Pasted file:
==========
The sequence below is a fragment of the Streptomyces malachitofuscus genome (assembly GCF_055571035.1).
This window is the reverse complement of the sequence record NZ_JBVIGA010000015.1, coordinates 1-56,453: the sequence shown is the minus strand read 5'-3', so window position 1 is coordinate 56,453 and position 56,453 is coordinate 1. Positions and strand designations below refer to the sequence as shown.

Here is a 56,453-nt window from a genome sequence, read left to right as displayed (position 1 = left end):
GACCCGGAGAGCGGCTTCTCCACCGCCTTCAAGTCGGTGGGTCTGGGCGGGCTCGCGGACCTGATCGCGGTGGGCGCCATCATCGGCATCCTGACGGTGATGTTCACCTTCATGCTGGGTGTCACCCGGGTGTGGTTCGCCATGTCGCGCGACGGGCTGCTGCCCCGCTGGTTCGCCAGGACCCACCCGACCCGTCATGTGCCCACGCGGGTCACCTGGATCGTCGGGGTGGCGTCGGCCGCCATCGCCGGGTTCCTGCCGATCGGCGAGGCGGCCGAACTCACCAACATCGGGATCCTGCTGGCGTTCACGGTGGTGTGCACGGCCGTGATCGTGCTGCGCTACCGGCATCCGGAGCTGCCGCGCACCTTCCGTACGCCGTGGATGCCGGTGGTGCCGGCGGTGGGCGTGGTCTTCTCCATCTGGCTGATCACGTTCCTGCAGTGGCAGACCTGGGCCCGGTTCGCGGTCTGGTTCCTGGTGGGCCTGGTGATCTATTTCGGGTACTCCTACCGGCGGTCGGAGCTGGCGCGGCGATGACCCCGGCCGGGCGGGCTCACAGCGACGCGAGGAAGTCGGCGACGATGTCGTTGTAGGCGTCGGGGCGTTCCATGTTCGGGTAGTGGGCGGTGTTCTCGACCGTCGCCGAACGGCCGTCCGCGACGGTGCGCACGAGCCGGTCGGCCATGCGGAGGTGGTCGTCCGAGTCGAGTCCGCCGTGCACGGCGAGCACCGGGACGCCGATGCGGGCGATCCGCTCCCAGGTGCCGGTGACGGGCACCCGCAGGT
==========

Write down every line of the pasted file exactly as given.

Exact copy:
The sequence below is a fragment of the Streptomyces malachitofuscus genome (assembly GCF_055571035.1).
This window is the reverse complement of the sequence record NZ_JBVIGA010000015.1, coordinates 1-56,453: the sequence shown is the minus strand read 5'-3', so window position 1 is coordinate 56,453 and position 56,453 is coordinate 1. Positions and strand designations below refer to the sequence as shown.

Here is a 56,453-nt window from a genome sequence, read left to right as displayed (position 1 = left end):
GACCCGGAGAGCGGCTTCTCCACCGCCTTCAAGTCGGTGGGTCTGGGCGGGCTCGCGGACCTGATCGCGGTGGGCGCCATCATCGGCATCCTGACGGTGATGTTCACCTTCATGCTGGGTGTCACCCGGGTGTGGTTCGCCATGTCGCGCGACGGGCTGCTGCCCCGCTGGTTCGCCAGGACCCACCCGACCCGTCATGTGCCCACGCGGGTCACCTGGATCGTCGGGGTGGCGTCGGCCGCCATCGCCGGGTTCCTGCCGATCGGCGAGGCGGCCGAACTCACCAACATCGGGATCCTGCTGGCGTTCACGGTGGTGTGCACGGCCGTGATCGTGCTGCGCTACCGGCATCCGGAGCTGCCGCGCACCTTCCGTACGCCGTGGATGCCGGTGGTGCCGGCGGTGGGCGTGGTCTTCTCCATCTGGCTGATCACGTTCCTGCAGTGGCAGACCTGGGCCCGGTTCGCGGTCTGGTTCCTGGTGGGCCTGGTGATCTATTTCGGGTACTCCTACCGGCGGTCGGAGCTGGCGCGGCGATGACCCCGGCCGGGCGGGCTCACAGCGACGCGAGGAAGTCGGCGACGATGTCGTTGTAGGCGTCGGGGCGTTCCATGTTCGGGTAGTGGGCGGTGTTCTCGACCGTCGCCGAACGGCCGTCCGCGACGGTGCGCACGAGCCGGTCGGCCATGCGGAGGTGGTCGTCCGAGTCGAGTCCGCCGTGCACGGCGAGCACCGGGACGCCGATGCGGGCGATCCGCTCCCAGGTGCCGGTGACGGGCACCCGCAGGT